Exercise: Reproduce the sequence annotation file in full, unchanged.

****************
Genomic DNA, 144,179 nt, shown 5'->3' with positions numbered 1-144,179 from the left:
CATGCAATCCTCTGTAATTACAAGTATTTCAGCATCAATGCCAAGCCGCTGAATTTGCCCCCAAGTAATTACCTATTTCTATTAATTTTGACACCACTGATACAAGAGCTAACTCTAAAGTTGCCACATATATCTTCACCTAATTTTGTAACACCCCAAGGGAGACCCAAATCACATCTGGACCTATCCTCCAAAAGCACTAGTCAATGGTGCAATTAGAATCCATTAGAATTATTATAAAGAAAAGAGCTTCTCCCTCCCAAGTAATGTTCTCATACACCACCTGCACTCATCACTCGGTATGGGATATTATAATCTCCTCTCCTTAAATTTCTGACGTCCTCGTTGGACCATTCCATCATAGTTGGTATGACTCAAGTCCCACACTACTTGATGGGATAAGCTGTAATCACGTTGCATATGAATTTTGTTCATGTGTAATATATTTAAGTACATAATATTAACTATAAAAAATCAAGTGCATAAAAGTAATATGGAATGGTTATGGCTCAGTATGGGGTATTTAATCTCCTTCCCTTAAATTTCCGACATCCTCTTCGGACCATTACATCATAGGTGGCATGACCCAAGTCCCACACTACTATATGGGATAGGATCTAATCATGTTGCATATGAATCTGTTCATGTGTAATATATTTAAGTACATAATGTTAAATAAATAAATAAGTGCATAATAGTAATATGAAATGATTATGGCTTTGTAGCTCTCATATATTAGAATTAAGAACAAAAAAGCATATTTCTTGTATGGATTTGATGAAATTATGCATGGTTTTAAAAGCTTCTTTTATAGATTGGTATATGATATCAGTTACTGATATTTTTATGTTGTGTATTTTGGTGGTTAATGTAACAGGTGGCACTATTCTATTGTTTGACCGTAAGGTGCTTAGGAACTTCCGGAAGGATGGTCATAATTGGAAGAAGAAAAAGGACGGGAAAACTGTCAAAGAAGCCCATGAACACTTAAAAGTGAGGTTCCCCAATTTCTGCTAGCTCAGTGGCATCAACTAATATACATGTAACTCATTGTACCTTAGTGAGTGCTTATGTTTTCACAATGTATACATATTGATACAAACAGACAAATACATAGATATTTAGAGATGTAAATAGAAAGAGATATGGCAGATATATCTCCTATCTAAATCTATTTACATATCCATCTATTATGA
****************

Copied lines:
Genomic DNA, 144,179 nt, shown 5'->3' with positions numbered 1-144,179 from the left:
CATGCAATCCTCTGTAATTACAAGTATTTCAGCATCAATGCCAAGCCGCTGAATTTGCCCCCAAGTAATTACCTATTTCTATTAATTTTGACACCACTGATACAAGAGCTAACTCTAAAGTTGCCACATATATCTTCACCTAATTTTGTAACACCCCAAGGGAGACCCAAATCACATCTGGACCTATCCTCCAAAAGCACTAGTCAATGGTGCAATTAGAATCCATTAGAATTATTATAAAGAAAAGAGCTTCTCCCTCCCAAGTAATGTTCTCATACACCACCTGCACTCATCACTCGGTATGGGATATTATAATCTCCTCTCCTTAAATTTCTGACGTCCTCGTTGGACCATTCCATCATAGTTGGTATGACTCAAGTCCCACACTACTTGATGGGATAAGCTGTAATCACGTTGCATATGAATTTTGTTCATGTGTAATATATTTAAGTACATAATATTAACTATAAAAAATCAAGTGCATAAAAGTAATATGGAATGGTTATGGCTCAGTATGGGGTATTTAATCTCCTTCCCTTAAATTTCCGACATCCTCTTCGGACCATTACATCATAGGTGGCATGACCCAAGTCCCACACTACTATATGGGATAGGATCTAATCATGTTGCATATGAATCTGTTCATGTGTAATATATTTAAGTACATAATGTTAAATAAATAAATAAGTGCATAATAGTAATATGAAATGATTATGGCTTTGTAGCTCTCATATATTAGAATTAAGAACAAAAAAGCATATTTCTTGTATGGATTTGATGAAATTATGCATGGTTTTAAAAGCTTCTTTTATAGATTGGTATATGATATCAGTTACTGATATTTTTATGTTGTGTATTTTGGTGGTTAATGTAACAGGTGGCACTATTCTATTGTTTGACCGTAAGGTGCTTAGGAACTTCCGGAAGGATGGTCATAATTGGAAGAAGAAAAAGGACGGGAAAACTGTCAAAGAAGCCCATGAACACTTAAAAGTGAGGTTCCCCAATTTCTGCTAGCTCAGTGGCATCAACTAATATACATGTAACTCATTGTACCTTAGTGAGTGCTTATGTTTTCACAATGTATACATATTGATACAAACAGACAAATACATAGATATTTAGAGATGTAAATAGAAAGAGATATGGCAGATATATCTCCTATCTAAATCTATTTACATATCCATCTATTATGA